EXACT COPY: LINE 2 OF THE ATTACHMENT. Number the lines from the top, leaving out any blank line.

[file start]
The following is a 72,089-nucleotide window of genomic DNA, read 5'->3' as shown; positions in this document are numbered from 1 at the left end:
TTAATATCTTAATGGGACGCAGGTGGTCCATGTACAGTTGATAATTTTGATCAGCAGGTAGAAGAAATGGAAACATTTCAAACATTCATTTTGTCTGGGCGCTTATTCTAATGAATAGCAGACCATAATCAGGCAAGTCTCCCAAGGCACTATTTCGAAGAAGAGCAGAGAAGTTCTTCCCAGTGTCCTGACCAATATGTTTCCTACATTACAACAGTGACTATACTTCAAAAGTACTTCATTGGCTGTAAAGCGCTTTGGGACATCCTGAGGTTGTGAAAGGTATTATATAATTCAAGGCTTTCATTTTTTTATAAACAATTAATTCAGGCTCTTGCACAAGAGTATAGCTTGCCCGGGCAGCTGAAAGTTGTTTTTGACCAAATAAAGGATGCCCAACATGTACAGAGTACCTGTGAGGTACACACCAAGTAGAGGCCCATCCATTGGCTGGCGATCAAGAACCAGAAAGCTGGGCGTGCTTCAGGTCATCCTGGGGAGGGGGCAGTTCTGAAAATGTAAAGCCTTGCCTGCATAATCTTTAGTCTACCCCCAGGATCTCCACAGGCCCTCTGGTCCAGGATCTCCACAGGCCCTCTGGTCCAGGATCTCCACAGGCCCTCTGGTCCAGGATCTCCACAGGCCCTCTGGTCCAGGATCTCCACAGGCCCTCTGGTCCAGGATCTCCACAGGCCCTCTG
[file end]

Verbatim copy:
TTAATATCTTAATGGGACGCAGGTGGTCCATGTACAGTTGATAATTTTGATCAGCAGGTAGAAGAAATGGAAACATTTCAAACATTCATTTTGTCTGGGCGCTTATTCTAATGAATAGCAGACCATAATCAGGCAAGTCTCCCAAGGCACTATTTCGAAGAAGAGCAGAGAAGTTCTTCCCAGTGTCCTGACCAATATGTTTCCTACATTACAACAGTGACTATACTTCAAAAGTACTTCATTGGCTGTAAAGCGCTTTGGGACATCCTGAGGTTGTGAAAGGTATTATATAATTCAAGGCTTTCATTTTTTTATAAACAATTAATTCAGGCTCTTGCACAAGAGTATAGCTTGCCCGGGCAGCTGAAAGTTGTTTTTGACCAAATAAAGGATGCCCAACATGTACAGAGTACCTGTGAGGTACACACCAAGTAGAGGCCCATCCATTGGCTGGCGATCAAGAACCAGAAAGCTGGGCGTGCTTCAGGTCATCCTGGGGAGGGGGCAGTTCTGAAAATGTAAAGCCTTGCCTGCATAATCTTTAGTCTACCCCCAGGATCTCCACAGGCCCTCTGGTCCAGGATCTCCACAGGCCCTCTGGTCCAGGATCTCCACAGGCCCTCTGGTCCAGGATCTCCACAGGCCCTCTGGTCCAGGATCTCCACAGGCCCTCTGGTCCAGGATCTCCACAGGCCCTCTG